By Christian Schaeffer
By Gabriel San Roman
By Chaz Kangas
By Allison Babka
By Bob McMahon
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By Mabel Suen
The small, elevated stage at B.B.'s Jazz, Blues & Soups is buzzing with activity early Sunday evening as performers from the club's afternoon gospel brunch pack away their equipment and members of the Modern Vintage Jazz Quintet begin to set up for their regular 6:30-10:30 p.m. gig. After setting up her Kurzweil keyboard and checking the sound of her amp, Carolbeth True climbs down from the stage, heads for a table up front and sips from a tall glass of ice water. She chats briefly with horn player Randy Holmes, drummer Kevin Gianino and bassist Jim Gera about the upcoming set, then heads back to the stage -- and the 88 keys that never seem to be far from her fingertips. Playing as a quartet this evening because of sax player James Warfield's absence, the band rolls through swinging, satisfying versions of tunes such as "Lush Life" and "Line for Lyons." True turns in one polished, vibrant solo after another. When True's not soloing, her keyboard work nicely augments the supple groove laid down by the rhythm section.
It's an impressive performance, but it's just one aspect of True's musical personality. In addition to this weekly gig, True also plays Monday nights at B.B.'s with the Sessions Big Band, backs vocalist Sherri Drake every Saturday evening at Lombardo's in the Drury Inn at Union Station, sits in with Holmes' trio at Bobby's in Maplewood on Fridays and leads her own trio. She's recorded with Sandy Weltman on the eclectic album New World Harmonica Jazz, released a recording of her own trio and appeared on several other local releases. True is also part of the group that presents the educational program "The Jazz Story," now in its fifth season at the Sheldon Concert Hall. She's a member of the Webster Traditional Jazz Ensemble, a band dedicated to performing note for-note re-creations of classic jazz compositions. She plays solo at several churches in the area. As if all that wasn't enough, she manages to serve as a faculty member in the Webster University jazz-studies department and give private lessons.
"People can't believe I teach as much as I do, especially given my performance schedule," True says, taking a short break after a performance by the traditional Jazz Ensemble for students at the annual Webster jazz camp. "But I love teaching, and I also love performing. As a matter of fact, I wish there were more venues in town where you could play really solid jazz in nice configurations. It seems we're woefully lacking in places to play here -- but stacked with great players on all instruments."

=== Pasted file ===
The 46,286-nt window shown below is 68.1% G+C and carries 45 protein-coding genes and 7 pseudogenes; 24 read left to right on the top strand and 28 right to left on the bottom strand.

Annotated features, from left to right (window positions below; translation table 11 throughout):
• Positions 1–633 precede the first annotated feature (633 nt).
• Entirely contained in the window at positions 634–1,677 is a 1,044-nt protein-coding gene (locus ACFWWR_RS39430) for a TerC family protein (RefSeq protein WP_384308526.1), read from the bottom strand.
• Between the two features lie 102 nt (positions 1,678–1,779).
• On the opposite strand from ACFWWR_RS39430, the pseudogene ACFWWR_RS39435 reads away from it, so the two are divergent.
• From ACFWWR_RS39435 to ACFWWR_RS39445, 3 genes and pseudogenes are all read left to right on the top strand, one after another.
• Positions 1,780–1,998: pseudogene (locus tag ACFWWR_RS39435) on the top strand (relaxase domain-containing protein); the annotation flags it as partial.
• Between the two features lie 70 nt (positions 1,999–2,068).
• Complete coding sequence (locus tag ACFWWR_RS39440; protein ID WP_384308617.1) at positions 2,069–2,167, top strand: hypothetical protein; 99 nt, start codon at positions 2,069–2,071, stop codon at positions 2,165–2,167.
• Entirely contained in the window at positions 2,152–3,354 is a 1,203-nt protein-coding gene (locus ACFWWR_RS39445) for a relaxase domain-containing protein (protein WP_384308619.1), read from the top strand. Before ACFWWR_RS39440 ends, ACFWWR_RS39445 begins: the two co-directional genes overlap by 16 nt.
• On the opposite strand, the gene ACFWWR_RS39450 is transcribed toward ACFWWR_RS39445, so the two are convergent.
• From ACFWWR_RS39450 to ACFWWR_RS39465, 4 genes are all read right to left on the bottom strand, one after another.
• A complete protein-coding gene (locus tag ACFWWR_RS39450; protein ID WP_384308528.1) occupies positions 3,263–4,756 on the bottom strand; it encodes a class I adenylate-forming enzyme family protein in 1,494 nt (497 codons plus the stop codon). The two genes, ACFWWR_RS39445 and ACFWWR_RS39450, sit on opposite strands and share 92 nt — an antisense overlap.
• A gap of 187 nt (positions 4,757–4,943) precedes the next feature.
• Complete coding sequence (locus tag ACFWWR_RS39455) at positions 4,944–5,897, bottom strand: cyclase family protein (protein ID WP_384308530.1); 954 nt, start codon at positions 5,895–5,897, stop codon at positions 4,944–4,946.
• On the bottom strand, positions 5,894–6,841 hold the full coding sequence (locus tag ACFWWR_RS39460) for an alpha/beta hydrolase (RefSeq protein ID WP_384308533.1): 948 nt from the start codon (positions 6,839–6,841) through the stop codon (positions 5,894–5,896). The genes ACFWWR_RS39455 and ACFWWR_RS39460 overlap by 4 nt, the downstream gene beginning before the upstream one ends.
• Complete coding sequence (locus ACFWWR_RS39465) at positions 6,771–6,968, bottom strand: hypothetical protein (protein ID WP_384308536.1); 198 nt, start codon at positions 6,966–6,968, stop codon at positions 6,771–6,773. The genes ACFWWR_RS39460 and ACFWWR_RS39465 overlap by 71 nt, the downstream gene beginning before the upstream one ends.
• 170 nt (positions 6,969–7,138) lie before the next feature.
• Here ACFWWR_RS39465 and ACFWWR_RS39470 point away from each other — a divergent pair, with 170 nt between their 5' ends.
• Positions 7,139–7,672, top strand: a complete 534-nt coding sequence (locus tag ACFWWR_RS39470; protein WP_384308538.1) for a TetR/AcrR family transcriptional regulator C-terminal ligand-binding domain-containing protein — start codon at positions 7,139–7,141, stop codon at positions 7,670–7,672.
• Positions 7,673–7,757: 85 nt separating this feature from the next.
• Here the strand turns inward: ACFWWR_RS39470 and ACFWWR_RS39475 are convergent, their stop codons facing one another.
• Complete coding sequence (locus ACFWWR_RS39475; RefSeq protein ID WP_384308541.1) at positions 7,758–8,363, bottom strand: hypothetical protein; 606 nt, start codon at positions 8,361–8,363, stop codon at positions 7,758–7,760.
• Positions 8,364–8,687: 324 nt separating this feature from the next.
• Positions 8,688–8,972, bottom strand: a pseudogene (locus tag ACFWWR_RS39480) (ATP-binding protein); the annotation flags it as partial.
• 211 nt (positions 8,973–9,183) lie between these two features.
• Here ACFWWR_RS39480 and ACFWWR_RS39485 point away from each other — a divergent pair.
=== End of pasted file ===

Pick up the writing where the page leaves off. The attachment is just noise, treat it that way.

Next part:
For True, who was born in Baltimore but reared mainly in Milwaukee and Kansas City, the musician's life seemed inevitable. "My dad was in radio, so we moved around quite a bit," True explains. "And my mother was a professional musician who had a master's from the Juilliard School of Music in vocals and who also played the piano. So I was sort of born at the piano. Before I was 3, I was sitting at the piano, playing it. But it was more than just the influence of my mother. I really liked it and took to it immediately."
True was trained as a classical pianist and vocalist but also enjoyed playing the popular tunes of the day. Her love for jazz, however, wasn't automatic. In fact, it was only through the encouragement of her father that she began to explore the genre at all.
"I always knew I wanted to play music. In fact, I was very serious about my singing, and that was my primary focus" she recalls. "But my father thought I should also learn to improvise at the piano, so that's how I first began working at jazz. I played some solo piano at jobs around Kansas City as a teenager, and when I came to college in St. Louis at UMSL, I ended up starting a trio, and we toured around for several years. But even then I literally hadn't done my homework in jazz. I kind of slopped my way through it. It really wasn't until I joined the faculty here at Webster and was assigned to teach jazz improvisation that I really began to learn how to do it the right way."
Through teaching, True acquired a practical framework for the art of jazz improvisation for her students. In the process, she developed her own musical personality. "I had pianist role models like everyone else," True says. "My influences were Bill Evans, Oscar Peterson and a musician who's not very well known named Don Shirley. He used to record with cello and bass, and, with my classical background, that was an approach that appealed to me. But part of learning to improvise is to develop your own voice in your instrument, and that eventually happened to me through teaching it. By short-cutting the process for others and making it less agonizing, I found my own improvising approach."
Lean, concise and swinging, based on a strong lyrical foundation, True's approach is versatile enough to work well in a variety of styles -- from jazz and classical to pop and funk. "Carolbeth is one of my heroes," says Steve Schenkel, a member of the Webster jazz-studies faculty and a fine guitarist in his own right. "She's comfortable in any style of jazz, from the earliest ragtime and stride styles to jazz-rock and free jazz. Then she can turn around and play any classical concerto ever written. She is simply one of the most complete musicians I have ever met."